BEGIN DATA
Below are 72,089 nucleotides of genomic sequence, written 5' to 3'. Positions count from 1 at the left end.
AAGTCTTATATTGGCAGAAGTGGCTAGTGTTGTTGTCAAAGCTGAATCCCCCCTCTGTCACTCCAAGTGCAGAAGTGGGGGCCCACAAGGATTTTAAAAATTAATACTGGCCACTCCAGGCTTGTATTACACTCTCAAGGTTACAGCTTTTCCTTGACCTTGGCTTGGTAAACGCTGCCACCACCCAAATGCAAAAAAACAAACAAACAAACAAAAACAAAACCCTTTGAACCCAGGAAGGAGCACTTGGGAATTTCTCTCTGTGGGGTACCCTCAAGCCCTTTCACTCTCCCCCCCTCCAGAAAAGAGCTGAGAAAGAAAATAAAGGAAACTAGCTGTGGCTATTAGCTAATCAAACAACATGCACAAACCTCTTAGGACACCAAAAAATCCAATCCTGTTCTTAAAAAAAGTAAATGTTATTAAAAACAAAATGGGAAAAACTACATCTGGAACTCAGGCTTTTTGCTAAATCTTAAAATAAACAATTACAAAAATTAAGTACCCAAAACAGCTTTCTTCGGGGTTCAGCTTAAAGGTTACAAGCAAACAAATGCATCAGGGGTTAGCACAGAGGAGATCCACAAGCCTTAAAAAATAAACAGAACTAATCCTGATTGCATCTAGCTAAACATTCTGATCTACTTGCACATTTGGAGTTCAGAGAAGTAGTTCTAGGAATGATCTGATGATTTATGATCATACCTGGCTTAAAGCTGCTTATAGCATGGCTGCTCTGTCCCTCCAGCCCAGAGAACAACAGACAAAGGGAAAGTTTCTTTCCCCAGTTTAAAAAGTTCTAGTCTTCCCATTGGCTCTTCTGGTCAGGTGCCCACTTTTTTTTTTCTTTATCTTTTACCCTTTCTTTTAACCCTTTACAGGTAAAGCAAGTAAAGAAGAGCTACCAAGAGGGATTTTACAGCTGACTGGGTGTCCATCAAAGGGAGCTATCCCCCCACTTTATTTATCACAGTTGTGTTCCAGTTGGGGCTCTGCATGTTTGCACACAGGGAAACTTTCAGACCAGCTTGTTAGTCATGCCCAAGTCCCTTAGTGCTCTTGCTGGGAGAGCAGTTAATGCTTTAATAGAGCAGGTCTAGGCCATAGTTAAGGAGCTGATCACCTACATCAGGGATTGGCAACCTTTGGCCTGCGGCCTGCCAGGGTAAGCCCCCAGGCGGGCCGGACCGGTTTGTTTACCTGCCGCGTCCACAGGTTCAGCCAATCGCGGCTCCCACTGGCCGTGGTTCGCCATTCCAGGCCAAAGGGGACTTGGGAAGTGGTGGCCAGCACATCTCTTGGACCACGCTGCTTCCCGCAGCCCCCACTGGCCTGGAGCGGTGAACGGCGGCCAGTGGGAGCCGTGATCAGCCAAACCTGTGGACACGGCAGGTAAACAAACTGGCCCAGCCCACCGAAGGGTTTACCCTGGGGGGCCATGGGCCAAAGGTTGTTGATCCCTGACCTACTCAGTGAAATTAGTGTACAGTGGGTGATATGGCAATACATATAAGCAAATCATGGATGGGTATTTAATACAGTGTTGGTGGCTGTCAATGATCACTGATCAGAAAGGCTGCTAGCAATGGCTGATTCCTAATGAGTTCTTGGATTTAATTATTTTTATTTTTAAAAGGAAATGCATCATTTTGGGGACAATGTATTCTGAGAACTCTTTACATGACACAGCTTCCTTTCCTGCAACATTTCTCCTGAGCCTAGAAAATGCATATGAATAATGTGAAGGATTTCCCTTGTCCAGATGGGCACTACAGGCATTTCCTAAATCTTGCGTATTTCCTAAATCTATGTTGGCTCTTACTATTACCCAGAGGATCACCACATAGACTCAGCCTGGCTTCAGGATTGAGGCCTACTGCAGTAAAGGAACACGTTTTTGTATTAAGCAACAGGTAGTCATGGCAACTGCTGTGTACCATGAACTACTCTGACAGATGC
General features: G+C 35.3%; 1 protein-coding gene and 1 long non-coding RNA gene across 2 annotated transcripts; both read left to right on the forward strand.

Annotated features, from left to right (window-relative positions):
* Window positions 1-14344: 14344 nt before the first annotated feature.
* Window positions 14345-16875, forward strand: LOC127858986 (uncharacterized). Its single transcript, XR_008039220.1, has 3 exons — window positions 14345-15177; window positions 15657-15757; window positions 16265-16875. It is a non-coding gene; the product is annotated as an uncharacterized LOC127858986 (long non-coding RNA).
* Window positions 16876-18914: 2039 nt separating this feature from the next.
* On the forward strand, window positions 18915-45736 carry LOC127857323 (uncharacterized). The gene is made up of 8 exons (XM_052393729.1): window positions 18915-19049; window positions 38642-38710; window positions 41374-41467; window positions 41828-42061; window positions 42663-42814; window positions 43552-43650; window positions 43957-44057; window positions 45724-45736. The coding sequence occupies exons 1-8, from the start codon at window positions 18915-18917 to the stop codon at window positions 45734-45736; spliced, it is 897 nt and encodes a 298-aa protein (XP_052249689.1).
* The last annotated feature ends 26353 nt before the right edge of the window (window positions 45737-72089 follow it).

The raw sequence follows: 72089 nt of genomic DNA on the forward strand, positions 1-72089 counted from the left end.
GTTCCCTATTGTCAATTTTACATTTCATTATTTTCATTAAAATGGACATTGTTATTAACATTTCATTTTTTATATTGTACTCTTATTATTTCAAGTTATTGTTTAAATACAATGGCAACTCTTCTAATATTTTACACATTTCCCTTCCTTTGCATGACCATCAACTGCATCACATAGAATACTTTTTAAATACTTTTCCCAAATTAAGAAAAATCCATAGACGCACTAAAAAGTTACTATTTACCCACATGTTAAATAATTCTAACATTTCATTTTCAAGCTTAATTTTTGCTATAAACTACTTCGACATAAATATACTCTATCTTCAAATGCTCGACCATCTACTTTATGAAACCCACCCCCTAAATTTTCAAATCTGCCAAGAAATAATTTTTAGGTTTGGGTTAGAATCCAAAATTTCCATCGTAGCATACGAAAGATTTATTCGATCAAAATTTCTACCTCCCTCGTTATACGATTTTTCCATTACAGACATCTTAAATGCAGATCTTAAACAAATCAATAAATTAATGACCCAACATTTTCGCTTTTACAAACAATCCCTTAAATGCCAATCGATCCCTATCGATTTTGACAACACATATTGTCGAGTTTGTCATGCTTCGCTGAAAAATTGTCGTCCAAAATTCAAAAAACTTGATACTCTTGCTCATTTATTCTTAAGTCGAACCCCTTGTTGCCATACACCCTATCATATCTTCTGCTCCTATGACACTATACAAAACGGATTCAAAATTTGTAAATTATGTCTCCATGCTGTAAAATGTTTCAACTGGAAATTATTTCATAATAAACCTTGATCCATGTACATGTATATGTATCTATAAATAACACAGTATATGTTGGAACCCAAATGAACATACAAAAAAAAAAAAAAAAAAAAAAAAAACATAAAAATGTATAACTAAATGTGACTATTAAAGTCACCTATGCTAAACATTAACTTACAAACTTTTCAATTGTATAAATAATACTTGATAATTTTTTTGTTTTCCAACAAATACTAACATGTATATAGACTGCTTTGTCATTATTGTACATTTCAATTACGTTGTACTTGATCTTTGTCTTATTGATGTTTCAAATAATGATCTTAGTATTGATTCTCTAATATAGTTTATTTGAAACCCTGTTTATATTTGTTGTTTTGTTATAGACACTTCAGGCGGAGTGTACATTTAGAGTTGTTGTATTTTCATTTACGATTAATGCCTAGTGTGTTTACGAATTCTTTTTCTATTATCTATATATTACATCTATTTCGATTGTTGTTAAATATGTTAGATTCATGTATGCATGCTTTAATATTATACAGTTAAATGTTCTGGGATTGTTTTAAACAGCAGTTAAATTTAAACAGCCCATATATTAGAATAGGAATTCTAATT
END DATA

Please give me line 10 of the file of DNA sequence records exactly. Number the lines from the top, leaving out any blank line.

The raw sequence follows: 72089 nt of genomic DNA on the forward strand, positions 1-72089 counted from the left end.